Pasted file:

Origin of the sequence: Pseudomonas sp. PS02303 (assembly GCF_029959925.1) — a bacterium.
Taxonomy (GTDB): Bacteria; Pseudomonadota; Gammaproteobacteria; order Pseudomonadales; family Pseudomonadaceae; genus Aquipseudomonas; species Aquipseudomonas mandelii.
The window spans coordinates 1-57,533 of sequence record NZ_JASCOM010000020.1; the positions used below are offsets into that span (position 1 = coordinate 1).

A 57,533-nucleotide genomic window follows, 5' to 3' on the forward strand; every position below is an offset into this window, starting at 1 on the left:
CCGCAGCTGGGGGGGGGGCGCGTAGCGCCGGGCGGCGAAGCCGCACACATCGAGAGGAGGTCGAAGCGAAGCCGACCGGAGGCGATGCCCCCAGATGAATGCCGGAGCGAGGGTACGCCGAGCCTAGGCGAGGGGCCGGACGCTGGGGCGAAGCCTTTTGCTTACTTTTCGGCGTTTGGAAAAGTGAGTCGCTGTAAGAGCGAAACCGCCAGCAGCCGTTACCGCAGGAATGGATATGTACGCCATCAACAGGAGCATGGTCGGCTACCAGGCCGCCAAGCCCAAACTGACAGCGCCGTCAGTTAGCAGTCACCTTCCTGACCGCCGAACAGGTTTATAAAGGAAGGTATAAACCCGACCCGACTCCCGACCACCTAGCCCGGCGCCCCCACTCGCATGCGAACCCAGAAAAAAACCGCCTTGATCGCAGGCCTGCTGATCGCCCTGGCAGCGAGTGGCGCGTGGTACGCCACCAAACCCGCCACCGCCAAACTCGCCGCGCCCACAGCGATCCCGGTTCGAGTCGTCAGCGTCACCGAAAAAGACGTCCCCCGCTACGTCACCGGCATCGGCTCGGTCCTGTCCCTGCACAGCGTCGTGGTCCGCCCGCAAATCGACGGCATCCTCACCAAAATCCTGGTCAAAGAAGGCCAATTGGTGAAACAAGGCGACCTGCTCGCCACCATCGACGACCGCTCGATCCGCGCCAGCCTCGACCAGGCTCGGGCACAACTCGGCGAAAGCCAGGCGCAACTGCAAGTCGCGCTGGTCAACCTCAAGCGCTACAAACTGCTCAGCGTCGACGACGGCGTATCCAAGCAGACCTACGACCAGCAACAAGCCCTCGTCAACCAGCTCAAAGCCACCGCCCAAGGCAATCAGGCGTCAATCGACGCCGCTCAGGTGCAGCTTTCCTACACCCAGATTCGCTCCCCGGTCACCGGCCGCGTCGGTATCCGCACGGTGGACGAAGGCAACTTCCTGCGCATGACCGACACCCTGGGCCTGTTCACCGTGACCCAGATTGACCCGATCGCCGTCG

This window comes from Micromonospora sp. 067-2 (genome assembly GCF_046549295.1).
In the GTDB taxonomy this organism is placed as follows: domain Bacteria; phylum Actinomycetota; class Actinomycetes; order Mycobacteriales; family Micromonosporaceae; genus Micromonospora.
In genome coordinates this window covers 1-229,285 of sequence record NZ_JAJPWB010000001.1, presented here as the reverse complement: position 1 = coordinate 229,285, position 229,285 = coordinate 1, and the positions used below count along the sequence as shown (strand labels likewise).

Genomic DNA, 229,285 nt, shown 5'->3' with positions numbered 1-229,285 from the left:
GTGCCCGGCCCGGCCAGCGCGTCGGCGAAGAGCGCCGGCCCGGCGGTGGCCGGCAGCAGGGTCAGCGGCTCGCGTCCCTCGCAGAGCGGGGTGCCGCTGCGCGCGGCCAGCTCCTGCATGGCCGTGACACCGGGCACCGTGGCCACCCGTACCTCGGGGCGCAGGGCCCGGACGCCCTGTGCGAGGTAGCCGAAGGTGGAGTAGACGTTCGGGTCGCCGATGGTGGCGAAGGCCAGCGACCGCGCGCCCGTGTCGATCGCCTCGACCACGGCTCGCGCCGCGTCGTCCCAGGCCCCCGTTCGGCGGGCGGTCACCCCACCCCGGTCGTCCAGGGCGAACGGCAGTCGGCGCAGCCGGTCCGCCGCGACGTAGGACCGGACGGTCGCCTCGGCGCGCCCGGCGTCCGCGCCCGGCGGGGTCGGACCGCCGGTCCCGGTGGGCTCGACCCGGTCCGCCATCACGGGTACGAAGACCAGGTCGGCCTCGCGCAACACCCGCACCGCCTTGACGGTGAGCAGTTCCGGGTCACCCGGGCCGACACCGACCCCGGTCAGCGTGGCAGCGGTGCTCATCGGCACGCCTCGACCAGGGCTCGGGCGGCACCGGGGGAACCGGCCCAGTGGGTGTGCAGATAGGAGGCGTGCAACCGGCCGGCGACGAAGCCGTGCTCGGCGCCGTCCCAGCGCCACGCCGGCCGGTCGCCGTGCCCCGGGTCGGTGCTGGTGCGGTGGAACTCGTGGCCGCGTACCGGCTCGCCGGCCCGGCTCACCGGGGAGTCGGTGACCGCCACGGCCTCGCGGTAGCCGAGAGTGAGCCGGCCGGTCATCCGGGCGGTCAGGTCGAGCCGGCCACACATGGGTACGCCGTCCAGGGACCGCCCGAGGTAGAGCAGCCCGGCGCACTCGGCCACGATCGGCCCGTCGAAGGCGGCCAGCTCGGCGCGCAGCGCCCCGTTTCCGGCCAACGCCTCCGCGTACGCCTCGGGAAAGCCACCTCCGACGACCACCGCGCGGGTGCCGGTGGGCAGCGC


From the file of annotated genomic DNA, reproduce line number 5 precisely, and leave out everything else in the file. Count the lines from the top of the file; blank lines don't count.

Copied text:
CCGCAGCTGGGGGGGGGGCGCGTAGCGCCGGGCGGCGAAGCCGCACACATCGAGAGGAGGTCGAAGCGAAGCCGACCGGAGGCGATGCCCCCAGATGAATGCCGGAGCGAGGGTACGCCGAGCCTAGGCGAGGGGCCGGACGCTGGGGCGAAGCCTTTTGCTTACTTTTCGGCGTTTGGAAAAGTGAGTCGCTGTAAGAGCGAAACCGCCAGCAGCCGTTACCGCAGGAATGGATATGTACGCCATCAACAGGAGCATGGTCGGCTACCAGGCCGCCAAGCCCAAACTGACAGCGCCGTCAGTTAGCAGTCACCTTCCTGACCGCCGAACAGGTTTATAAAGGAAGGTATAAACCCGACCCGACTCCCGACCACCTAGCCCGGCGCCCCCACTCGCATGCGAACCCAGAAAAAAACCGCCTTGATCGCAGGCCTGCTGATCGCCCTGGCAGCGAGTGGCGCGTGGTACGCCACCAAACCCGCCACCGCCAAACTCGCCGCGCCCACAGCGATCCCGGTTCGAGTCGTCAGCGTCACCGAAAAAGACGTCCCCCGCTACGTCACCGGCATCGGCTCGGTCCTGTCCCTGCACAGCGTCGTGGTCCGCCCGCAAATCGACGGCATCCTCACCAAAATCCTGGTCAAAGAAGGCCAATTGGTGAAACAAGGCGACCTGCTCGCCACCATCGACGACCGCTCGATCCGCGCCAGCCTCGACCAGGCTCGGGCACAACTCGGCGAAAGCCAGGCGCAACTGCAAGTCGCGCTGGTCAACCTCAAGCGCTACAAACTGCTCAGCGTCGACGACGGCGTATCCAAGCAGACCTACGACCAGCAACAAGCCCTCGTCAACCAGCTCAAAGCCACCGCCCAAGGCAATCAGGCGTCAATCGACGCCGCTCAGGTGCAGCTTTCCTACACCCAGATTCGCTCCCCGGTCACCGGCCGCGTCGGTATCCGCACGGTGGACGAAGGCAACTTCCTGCGCATGACCGACACCCTGGGCCTGTTCACCGTGACCCAGATTGACCCGATCGCCGTCG